Just One of the Guys

For more than a week in early June, USGS telemetry tracking boats from Missouri joined the Montana Wildlife Fish and Parks and the USGS Fort Peck Field Office as they raced up and down the Yellowstone River trying to keep up with dozens of large, migrating pallid sturgeon.  The biologists worked long hours collecting data on sturgeon movements and the pathways they travelled, all the while scratching their heads and speculating on why these sturgeon do what they do.  Despite traveling hundreds of miles back and forth to document the spring spawning migration, tracking crews continually returned to a few bends of the Yellowstone River downstream of Fairview, Montana.  Over the first few weeks of June, loose aggregations of up to a dozen telemetry-tagged, male pallid sturgeon were located near the site, a few miles upstream from the Missouri River confluence.  The typical sing-song chirp of a single telemetry tag usually heard from the receiver’s speaker was replaced by what sounded like a swarm of angry crickets as the tracking boats approached the site.  The biologists needed to know, why they were there, what are they doing, and what are they waiting for?

USGS boats surveyed the area with sidescan and DIDSON sonar to try and determine what the sturgeon might be doing and how closely they were interacting.  Sonar data showed that the males did not sit idly, but moved actively around the site.  Were they just feeding in the area, or were they waiting for a female to show up and spawn?  The only way to know for sure was to attempt to recapture some of the males.  If examination of the males revealed that they were ready to spawn, then the chances were good that the males had selected the spawning site and were just waiting on the females to arrive.

Biologists targeted the aggregation of male pallid sturgeon with drifted trammel nets on Thursday, July 14.  Three large male pallid sturgeon were caught in the weighted net as it dragged along the river bottom.  It took only minutes for USGS biologists to scan each sturgeon with a portable ultrasound device and determine that all three were “ripe” and ready to spawn.  Now that the biologists knew that the males were ready, it was their turn to wait.

By Aaron DeLonay

USGS biologists drift trammel nets on the Yellowstone River near Fairview, Montana to capture male pallid sturgeon.


A large male pallid sturgeon captured by the USGS on the Yellowstone River is scanned with a portable ultrasound device to determine if it is “ripe” and ready to reproduce.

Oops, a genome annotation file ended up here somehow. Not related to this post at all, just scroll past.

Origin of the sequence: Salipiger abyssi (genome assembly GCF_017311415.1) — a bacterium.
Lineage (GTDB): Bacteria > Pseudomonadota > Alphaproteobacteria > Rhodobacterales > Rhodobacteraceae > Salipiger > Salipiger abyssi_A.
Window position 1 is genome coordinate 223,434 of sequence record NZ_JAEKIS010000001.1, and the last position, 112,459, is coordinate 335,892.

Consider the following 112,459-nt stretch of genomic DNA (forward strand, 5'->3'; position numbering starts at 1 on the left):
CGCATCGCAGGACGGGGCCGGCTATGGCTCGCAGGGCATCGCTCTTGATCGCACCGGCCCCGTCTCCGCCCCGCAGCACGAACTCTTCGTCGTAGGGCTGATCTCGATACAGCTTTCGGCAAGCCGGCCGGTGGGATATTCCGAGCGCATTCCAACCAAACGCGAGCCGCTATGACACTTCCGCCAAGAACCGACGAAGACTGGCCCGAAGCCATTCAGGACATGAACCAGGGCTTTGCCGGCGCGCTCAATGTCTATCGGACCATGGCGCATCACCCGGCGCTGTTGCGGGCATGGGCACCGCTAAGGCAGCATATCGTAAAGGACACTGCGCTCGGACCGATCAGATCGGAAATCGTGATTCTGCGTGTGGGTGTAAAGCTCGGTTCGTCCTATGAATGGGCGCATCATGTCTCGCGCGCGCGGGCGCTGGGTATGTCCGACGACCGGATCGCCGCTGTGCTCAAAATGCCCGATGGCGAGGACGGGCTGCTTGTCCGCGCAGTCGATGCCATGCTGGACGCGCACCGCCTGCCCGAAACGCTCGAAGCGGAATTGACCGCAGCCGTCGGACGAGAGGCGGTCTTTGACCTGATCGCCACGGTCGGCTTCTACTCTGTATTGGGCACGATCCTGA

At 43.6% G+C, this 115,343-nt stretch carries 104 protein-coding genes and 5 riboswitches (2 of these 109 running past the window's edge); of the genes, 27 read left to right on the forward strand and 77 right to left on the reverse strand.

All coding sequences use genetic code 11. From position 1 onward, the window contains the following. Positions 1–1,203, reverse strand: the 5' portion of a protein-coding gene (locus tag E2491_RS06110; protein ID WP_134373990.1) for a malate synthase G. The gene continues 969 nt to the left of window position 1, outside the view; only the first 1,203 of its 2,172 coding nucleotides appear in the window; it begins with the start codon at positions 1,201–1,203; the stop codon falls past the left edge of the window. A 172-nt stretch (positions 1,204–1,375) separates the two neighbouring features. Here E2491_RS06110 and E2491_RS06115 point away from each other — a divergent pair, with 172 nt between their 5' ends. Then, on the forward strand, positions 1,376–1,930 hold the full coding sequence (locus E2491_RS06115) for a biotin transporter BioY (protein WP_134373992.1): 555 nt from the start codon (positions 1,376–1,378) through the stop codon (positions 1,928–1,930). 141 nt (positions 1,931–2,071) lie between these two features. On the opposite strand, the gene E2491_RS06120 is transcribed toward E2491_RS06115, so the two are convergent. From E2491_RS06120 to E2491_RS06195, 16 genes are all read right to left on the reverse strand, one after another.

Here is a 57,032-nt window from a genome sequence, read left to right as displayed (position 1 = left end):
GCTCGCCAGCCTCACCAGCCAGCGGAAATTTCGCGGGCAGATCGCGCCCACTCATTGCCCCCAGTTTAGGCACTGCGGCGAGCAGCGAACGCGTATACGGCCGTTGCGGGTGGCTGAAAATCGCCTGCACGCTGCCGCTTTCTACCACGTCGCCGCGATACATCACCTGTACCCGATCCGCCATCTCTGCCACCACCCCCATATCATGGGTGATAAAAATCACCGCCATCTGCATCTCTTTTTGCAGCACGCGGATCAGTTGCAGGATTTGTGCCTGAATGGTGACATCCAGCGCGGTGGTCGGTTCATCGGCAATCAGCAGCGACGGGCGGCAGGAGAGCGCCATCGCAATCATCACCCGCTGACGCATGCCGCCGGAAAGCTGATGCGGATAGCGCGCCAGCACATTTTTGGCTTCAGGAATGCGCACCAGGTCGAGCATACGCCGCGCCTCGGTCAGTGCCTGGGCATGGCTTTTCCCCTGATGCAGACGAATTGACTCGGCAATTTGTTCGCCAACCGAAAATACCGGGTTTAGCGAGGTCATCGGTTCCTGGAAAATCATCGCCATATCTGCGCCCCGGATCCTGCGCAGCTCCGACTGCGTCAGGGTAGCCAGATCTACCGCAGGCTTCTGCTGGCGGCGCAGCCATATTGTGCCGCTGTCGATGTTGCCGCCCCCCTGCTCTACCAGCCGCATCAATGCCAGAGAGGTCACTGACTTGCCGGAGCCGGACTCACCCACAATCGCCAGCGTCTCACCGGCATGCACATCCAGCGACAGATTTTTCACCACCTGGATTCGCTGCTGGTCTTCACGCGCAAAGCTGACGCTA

Posted in Tracking, Yellowstone River |

On the Right Path

“We have a boy, code 52, on his way to Intake Dam.  We’ve tracked him all day through bends and side channels.  He is a couple of miles away from the Dam.  Can you spare a crew to track him till dark?”

This was the phone message given from USGS Biologist, Pat Braaten to USGS crews as they were finishing a long day chasing large, fast moving pallid sturgeon up and down the Yellowstone River in Montana on Saturday, June 9The crews were working to assist the USGS Fort Peck Field Office and the Montana Fish Wildlife and Parks (MFWP) to document spawning locations and behavior in the lower Yellowstone River (see Headed North).

The crew responed, “On our way.”

In addition to documenting spawning migration behavior and finding spawning locations, the work on the Yellowstone River by USGS and MFWP is focused on trying to determine how pallid sturgeon use the river as they migrate (see Path of Least Resistance).  Most importantly, biologists were keenly interested in how easily pallid sturgeon migrate through the last few miles of river downstream from Intake Diversion Dam (about 73 miles upstream).  Managers and Engineers from the U.S. Army Corps of Engineers, Bureau of Reclamation, U.S. Fish and Wildlife Service, and MFWP are working to design a way for pallid sturgeon to pass over or around the dam, and continue their migration upstream (see Intake Diversion Dam Modification Project).  The pathway that the sturgeon choose, and the ease with which they can negotiate through the turbulent waters and jumble of rocks downstream of the dam could prove critical to the success of that project, and the long-term viability of this population.

The USGS tracking boat made it up to Intake Diversion Dam and located male pallid sturgeon, code 52, less than two miles downstream from the Dam.  He was still moving.  The tracking team listened to the telemetry receiver and followed as he swam steadily upstream along the right descending bank, reaching the Dam just as the sun began to set.  The tracking crew pulled their boat from the water in the dark, guided back to the boat ramp by the small fires set by campers and paddlefish fishermen.  Within hours the precise locations collected by the tracking boat were transferred to the habitat mapping crew, and the plan to map the depths and velocities of code 52’s pathway the next day, were completed before the hotel lights dimmed for the night.  Surprisingly, USGS tracking crews located code 52 again a few days later, almost 70 miles downstream near the confluence with the Missouri River.